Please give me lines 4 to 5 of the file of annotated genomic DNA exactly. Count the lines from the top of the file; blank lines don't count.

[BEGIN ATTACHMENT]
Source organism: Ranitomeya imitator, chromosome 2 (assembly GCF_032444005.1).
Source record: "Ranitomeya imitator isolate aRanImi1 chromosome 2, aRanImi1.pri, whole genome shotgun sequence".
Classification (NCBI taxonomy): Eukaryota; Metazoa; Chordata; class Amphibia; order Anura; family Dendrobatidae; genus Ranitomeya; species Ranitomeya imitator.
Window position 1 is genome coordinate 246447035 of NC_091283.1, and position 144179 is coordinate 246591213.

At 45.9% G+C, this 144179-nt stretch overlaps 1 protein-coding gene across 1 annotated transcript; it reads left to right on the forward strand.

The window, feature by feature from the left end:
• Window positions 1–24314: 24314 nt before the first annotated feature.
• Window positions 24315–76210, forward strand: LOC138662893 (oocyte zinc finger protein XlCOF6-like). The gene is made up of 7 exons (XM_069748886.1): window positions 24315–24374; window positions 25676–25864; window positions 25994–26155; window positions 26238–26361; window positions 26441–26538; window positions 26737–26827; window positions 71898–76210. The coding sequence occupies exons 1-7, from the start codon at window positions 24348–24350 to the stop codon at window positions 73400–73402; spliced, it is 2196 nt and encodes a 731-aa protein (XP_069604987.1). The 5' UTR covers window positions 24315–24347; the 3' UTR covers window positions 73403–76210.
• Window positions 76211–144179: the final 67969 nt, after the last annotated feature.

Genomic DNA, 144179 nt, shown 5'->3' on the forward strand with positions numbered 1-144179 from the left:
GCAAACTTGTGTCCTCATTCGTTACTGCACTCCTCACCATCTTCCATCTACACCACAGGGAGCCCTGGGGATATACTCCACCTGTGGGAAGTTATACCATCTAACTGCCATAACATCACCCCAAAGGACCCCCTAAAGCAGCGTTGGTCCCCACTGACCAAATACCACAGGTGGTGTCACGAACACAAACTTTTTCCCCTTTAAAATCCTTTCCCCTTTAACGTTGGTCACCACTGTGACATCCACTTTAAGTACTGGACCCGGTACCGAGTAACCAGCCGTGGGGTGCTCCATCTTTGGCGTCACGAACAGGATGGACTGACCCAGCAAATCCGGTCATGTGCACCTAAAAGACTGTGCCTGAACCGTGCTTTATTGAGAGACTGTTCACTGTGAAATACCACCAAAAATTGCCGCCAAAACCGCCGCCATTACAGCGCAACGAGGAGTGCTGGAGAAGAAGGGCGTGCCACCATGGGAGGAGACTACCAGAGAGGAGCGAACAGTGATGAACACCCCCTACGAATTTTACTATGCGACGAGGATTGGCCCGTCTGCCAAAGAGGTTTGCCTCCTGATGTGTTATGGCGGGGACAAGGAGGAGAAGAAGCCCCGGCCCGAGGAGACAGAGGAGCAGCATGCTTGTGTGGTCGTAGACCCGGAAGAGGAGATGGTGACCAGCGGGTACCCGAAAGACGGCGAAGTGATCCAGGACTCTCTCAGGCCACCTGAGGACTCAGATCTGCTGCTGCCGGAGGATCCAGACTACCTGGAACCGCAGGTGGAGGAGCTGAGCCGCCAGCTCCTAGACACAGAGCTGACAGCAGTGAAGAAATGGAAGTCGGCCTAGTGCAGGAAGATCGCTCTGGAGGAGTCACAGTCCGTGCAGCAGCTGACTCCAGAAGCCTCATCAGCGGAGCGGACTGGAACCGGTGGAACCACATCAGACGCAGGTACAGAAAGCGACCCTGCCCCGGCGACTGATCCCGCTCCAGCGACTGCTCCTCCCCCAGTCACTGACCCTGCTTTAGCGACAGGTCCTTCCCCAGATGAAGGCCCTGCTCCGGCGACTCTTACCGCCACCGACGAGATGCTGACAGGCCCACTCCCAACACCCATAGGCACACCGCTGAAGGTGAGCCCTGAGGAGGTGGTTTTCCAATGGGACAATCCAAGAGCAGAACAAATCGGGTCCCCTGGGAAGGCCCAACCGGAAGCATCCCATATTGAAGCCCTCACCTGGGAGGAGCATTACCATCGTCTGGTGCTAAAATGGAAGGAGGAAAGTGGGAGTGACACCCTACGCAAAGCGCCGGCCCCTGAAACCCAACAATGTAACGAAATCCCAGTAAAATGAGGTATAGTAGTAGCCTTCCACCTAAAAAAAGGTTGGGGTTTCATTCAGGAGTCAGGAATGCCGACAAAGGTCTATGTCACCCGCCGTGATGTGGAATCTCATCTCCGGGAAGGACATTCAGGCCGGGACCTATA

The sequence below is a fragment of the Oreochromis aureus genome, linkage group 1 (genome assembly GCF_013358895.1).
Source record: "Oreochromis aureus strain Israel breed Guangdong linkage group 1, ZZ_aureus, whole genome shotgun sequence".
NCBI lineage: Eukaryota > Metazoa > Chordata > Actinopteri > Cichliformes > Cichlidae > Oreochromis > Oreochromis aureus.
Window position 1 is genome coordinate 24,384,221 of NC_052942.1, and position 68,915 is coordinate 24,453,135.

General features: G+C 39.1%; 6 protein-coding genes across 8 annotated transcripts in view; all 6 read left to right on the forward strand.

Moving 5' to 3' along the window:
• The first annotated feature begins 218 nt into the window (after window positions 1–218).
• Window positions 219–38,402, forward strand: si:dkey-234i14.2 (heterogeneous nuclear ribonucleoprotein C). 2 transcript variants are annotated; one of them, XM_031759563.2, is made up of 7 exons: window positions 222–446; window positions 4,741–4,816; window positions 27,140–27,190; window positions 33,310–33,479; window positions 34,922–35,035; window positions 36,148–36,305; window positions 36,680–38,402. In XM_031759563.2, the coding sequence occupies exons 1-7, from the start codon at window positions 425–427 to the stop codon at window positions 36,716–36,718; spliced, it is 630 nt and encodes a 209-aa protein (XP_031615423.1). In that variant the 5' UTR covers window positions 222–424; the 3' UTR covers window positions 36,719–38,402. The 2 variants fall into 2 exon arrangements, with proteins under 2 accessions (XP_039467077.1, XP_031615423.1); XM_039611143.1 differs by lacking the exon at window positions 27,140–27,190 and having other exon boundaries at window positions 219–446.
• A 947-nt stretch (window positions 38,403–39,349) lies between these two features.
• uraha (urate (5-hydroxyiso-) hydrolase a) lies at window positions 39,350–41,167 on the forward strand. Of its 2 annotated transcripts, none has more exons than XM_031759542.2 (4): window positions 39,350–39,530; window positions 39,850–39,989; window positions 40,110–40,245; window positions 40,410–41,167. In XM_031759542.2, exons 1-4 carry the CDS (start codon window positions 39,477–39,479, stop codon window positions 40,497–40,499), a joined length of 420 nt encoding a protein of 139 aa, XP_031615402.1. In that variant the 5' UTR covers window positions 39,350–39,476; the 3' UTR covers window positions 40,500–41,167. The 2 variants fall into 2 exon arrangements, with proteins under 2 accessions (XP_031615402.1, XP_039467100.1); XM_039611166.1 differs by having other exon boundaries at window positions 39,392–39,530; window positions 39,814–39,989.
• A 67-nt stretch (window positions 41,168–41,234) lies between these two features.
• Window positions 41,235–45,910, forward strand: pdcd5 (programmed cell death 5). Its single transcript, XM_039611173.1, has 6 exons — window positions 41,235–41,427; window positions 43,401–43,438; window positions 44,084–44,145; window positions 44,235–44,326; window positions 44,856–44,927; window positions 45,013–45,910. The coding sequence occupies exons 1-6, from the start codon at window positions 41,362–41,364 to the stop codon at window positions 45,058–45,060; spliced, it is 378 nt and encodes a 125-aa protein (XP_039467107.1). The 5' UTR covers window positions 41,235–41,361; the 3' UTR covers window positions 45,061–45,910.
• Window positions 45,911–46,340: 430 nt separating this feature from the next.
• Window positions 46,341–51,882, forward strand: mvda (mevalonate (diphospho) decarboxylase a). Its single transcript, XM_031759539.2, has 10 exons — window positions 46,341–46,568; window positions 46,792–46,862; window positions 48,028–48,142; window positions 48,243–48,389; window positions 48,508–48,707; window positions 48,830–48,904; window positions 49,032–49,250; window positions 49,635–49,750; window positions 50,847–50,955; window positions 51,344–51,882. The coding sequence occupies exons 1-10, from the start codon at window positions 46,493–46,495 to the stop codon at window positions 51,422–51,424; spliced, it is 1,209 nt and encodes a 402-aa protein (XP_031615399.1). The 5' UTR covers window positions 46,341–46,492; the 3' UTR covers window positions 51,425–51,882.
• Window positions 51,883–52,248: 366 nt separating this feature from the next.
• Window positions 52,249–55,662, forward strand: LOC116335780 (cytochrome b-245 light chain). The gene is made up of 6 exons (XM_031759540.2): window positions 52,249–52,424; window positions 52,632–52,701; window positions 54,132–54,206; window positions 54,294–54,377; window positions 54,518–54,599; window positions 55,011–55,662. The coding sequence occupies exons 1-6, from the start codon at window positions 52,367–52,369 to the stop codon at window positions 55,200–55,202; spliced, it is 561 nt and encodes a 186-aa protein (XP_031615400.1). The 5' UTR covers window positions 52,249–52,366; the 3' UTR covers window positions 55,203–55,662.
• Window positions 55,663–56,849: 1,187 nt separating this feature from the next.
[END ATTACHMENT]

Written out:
Window position 1 is genome coordinate 246447035 of NC_091283.1, and position 144179 is coordinate 246591213.

At 45.9% G+C, this 144179-nt stretch overlaps 1 protein-coding gene across 1 annotated transcript; it reads left to right on the forward strand.